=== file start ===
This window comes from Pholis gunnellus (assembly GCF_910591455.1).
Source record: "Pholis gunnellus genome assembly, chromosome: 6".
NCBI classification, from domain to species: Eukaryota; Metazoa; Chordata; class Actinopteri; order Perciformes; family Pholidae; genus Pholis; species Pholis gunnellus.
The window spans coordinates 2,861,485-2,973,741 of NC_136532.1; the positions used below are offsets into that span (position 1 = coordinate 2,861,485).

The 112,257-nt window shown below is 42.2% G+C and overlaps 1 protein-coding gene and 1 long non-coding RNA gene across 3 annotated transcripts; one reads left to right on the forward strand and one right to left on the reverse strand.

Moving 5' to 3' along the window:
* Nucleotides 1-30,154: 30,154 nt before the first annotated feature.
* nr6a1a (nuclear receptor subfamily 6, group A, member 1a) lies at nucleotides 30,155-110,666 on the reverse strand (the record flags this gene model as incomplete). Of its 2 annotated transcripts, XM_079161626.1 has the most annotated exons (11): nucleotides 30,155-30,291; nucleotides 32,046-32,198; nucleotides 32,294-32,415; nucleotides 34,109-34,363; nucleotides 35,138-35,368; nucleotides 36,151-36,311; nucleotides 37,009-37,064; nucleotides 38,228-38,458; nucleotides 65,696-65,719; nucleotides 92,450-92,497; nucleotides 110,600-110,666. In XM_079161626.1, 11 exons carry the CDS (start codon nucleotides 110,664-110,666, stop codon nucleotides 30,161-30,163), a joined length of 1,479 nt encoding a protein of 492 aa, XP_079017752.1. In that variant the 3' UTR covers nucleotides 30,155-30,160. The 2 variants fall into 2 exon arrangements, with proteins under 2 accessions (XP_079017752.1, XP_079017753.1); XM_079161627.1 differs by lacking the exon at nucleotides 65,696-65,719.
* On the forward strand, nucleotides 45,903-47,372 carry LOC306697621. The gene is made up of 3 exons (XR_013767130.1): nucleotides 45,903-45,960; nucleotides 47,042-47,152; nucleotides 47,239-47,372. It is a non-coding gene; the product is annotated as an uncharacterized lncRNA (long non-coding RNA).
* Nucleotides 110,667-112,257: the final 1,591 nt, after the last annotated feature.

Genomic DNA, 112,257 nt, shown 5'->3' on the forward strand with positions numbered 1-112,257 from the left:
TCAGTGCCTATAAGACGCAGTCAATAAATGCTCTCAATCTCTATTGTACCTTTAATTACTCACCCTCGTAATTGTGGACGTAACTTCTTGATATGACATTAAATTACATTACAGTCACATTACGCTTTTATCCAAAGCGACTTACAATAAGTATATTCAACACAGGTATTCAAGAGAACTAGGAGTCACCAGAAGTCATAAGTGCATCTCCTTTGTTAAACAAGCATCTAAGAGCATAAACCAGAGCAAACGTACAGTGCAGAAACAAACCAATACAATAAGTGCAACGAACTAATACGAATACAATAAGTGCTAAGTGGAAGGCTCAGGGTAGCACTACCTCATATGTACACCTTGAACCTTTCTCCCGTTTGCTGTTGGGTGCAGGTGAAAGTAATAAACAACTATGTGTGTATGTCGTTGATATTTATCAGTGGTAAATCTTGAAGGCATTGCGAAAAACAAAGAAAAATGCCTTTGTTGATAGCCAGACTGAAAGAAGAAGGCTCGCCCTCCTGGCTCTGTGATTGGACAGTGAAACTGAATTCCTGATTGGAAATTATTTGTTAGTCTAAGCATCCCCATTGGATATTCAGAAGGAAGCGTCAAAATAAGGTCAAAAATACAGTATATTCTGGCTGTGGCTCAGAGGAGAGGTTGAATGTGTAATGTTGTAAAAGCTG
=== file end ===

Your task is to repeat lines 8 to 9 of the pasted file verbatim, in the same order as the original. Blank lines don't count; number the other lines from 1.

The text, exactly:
* nr6a1a (nuclear receptor subfamily 6, group A, member 1a) lies at nucleotides 30,155-110,666 on the reverse strand (the record flags this gene model as incomplete). Of its 2 annotated transcripts, XM_079161626.1 has the most annotated exons (11): nucleotides 30,155-30,291; nucleotides 32,046-32,198; nucleotides 32,294-32,415; nucleotides 34,109-34,363; nucleotides 35,138-35,368; nucleotides 36,151-36,311; nucleotides 37,009-37,064; nucleotides 38,228-38,458; nucleotides 65,696-65,719; nucleotides 92,450-92,497; nucleotides 110,600-110,666. In XM_079161626.1, 11 exons carry the CDS (start codon nucleotides 110,664-110,666, stop codon nucleotides 30,161-30,163), a joined length of 1,479 nt encoding a protein of 492 aa, XP_079017752.1. In that variant the 3' UTR covers nucleotides 30,155-30,160. The 2 variants fall into 2 exon arrangements, with proteins under 2 accessions (XP_079017752.1, XP_079017753.1); XM_079161627.1 differs by lacking the exon at nucleotides 65,696-65,719.
* On the forward strand, nucleotides 45,903-47,372 carry LOC306697621. The gene is made up of 3 exons (XR_013767130.1): nucleotides 45,903-45,960; nucleotides 47,042-47,152; nucleotides 47,239-47,372. It is a non-coding gene; the product is annotated as an uncharacterized lncRNA (long non-coding RNA).